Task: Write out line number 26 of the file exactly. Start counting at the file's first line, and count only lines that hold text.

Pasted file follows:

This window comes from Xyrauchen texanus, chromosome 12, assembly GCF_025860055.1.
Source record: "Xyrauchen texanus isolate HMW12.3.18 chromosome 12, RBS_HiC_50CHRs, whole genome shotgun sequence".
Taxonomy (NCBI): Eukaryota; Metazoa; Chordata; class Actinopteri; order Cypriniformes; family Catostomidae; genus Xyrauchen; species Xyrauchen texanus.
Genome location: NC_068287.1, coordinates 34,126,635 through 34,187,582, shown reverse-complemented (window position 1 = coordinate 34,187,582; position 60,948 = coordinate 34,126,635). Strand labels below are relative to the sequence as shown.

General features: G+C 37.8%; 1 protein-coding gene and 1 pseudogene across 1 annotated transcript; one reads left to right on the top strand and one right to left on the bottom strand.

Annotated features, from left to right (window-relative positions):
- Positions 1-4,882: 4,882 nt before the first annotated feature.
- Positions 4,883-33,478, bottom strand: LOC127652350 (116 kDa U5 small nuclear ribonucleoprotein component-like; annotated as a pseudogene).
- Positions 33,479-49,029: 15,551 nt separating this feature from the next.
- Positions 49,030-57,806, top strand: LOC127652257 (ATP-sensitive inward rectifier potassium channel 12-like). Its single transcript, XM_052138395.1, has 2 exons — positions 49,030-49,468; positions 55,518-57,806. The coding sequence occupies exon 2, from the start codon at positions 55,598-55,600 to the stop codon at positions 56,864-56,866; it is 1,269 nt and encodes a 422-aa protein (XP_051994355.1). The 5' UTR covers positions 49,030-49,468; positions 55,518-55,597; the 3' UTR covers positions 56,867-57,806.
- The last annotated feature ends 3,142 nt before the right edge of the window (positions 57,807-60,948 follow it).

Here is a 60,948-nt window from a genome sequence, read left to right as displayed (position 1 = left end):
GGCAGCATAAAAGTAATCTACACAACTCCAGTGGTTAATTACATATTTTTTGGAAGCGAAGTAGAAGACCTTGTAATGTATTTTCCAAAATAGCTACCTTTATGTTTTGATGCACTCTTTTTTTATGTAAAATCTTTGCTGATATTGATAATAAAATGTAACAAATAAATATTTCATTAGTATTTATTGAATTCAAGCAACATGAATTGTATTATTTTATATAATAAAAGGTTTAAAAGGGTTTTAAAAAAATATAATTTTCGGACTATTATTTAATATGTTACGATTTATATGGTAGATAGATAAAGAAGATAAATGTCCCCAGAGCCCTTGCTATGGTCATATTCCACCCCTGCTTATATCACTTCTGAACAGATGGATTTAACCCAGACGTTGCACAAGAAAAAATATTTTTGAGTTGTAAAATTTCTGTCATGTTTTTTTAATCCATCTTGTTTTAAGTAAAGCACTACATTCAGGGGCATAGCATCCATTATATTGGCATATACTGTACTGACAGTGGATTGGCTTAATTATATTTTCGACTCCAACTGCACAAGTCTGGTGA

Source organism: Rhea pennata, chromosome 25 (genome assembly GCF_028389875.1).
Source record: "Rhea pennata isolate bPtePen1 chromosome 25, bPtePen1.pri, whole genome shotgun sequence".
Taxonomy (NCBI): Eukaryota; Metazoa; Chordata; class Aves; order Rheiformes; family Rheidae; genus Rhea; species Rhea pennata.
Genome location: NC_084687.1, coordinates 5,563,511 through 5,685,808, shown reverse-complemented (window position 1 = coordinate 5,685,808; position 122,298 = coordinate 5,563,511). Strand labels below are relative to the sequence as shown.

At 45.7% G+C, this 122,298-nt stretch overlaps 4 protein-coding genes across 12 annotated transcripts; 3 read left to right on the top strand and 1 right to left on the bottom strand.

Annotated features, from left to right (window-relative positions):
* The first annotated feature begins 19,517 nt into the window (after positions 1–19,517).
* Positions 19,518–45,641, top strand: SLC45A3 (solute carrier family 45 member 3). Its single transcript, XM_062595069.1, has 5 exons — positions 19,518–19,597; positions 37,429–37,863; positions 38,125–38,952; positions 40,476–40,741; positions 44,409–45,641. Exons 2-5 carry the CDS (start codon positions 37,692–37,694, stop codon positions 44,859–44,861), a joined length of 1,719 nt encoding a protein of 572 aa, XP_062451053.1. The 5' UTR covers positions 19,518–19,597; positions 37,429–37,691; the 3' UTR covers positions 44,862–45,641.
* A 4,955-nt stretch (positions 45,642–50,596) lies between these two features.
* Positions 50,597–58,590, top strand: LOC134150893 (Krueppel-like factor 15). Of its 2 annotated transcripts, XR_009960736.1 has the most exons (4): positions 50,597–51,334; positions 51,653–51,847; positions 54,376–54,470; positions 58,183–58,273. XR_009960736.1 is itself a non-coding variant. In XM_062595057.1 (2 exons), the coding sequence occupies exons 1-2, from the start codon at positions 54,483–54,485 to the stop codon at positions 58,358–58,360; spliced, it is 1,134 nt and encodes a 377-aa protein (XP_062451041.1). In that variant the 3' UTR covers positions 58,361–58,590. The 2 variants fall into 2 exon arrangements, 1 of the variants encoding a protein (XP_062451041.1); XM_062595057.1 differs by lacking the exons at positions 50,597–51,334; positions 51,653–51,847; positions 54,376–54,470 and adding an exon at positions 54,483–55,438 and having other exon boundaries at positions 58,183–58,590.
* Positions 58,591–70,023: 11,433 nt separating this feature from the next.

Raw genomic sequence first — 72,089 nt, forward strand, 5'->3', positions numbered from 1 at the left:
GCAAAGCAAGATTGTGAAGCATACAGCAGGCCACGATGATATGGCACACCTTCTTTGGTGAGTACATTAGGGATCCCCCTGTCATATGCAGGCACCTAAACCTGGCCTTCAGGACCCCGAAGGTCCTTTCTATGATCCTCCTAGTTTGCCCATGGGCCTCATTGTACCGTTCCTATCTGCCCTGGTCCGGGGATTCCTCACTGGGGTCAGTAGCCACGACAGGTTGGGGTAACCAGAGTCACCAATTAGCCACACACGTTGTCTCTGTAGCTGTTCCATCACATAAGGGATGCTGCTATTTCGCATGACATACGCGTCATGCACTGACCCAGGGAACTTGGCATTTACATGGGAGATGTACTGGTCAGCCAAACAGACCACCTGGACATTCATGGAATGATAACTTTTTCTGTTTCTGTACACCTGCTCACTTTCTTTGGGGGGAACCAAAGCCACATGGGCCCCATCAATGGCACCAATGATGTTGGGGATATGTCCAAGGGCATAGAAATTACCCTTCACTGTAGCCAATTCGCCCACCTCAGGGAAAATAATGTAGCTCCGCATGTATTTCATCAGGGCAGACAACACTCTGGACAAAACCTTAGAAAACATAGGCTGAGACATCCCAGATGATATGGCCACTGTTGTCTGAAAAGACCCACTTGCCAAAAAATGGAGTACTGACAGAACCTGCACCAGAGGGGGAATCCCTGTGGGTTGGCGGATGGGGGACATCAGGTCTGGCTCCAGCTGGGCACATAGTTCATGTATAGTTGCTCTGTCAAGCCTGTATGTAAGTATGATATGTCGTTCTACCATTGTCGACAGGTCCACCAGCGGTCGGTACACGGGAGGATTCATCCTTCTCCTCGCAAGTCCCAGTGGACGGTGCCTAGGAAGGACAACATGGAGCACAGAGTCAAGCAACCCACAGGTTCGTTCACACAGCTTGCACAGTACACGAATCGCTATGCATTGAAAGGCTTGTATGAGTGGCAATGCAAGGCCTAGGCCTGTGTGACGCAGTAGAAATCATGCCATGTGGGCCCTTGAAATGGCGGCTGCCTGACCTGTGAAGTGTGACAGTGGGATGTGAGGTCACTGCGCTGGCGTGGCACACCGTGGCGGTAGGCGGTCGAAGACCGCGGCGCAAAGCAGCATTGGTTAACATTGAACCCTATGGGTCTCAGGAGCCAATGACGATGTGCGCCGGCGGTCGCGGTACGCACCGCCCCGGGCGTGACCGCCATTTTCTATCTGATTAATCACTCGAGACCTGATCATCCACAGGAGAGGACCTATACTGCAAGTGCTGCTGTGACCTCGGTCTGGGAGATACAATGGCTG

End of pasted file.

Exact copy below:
GCAAAGCAAGATTGTGAAGCATACAGCAGGCCACGATGATATGGCACACCTTCTTTGGTGAGTACATTAGGGATCCCCCTGTCATATGCAGGCACCTAAACCTGGCCTTCAGGACCCCGAAGGTCCTTTCTATGATCCTCCTAGTTTGCCCATGGGCCTCATTGTACCGTTCCTATCTGCCCTGGTCCGGGGATTCCTCACTGGGGTCAGTAGCCACGACAGGTTGGGGTAACCAGAGTCACCAATTAGCCACACACGTTGTCTCTGTAGCTGTTCCATCACATAAGGGATGCTGCTATTTCGCATGACATACGCGTCATGCACTGACCCAGGGAACTTGGCATTTACATGGGAGATGTACTGGTCAGCCAAACAGACCACCTGGACATTCATGGAATGATAACTTTTTCTGTTTCTGTACACCTGCTCACTTTCTTTGGGGGGAACCAAAGCCACATGGGCCCCATCAATGGCACCAATGATGTTGGGGATATGTCCAAGGGCATAGAAATTACCCTTCACTGTAGCCAATTCGCCCACCTCAGGGAAAATAATGTAGCTCCGCATGTATTTCATCAGGGCAGACAACACTCTGGACAAAACCTTAGAAAACATAGGCTGAGACATCCCAGATGATATGGCCACTGTTGTCTGAAAAGACCCACTTGCCAAAAAATGGAGTACTGACAGAACCTGCACCAGAGGGGGAATCCCTGTGGGTTGGCGGATGGGGGACATCAGGTCTGGCTCCAGCTGGGCACATAGTTCATGTATAGTTGCTCTGTCAAGCCTGTATGTAAGTATGATATGTCGTTCTACCATTGTCGACAGGTCCACCAGCGGTCGGTACACGGGAGGATTCATCCTTCTCCTCGCAAGTCCCAGTGGACGGTGCCTAGGAAGGACAACATGGAGCACAGAGTCAAGCAACCCACAGGTTCGTTCACACAGCTTGCACAGTACACGAATCGCTATGCATTGAAAGGCTTGTATGAGTGGCAATGCAAGGCCTAGGCCTGTGTGACGCAGTAGAAATCATGCCATGTGGGCCCTTGAAATGGCGGCTGCCTGACCTGTGAAGTGTGACAGTGGGATGTGAGGTCACTGCGCTGGCGTGGCACACCGTGGCGGTAGGCGGTCGAAGACCGCGGCGCAAAGCAGCATTGGTTAACATTGAACCCTATGGGTCTCAGGAGCCAATGACGATGTGCGCCGGCGGTCGCGGTACGCACCGCCCCGGGCGTGACCGCCATTTTCTATCTGATTAATCACTCGAGACCTGATCATCCACAGGAGAGGACCTATACTGCAAGTGCTGCTGTGACCTCGGTCTGGGAGATACAATGGCTG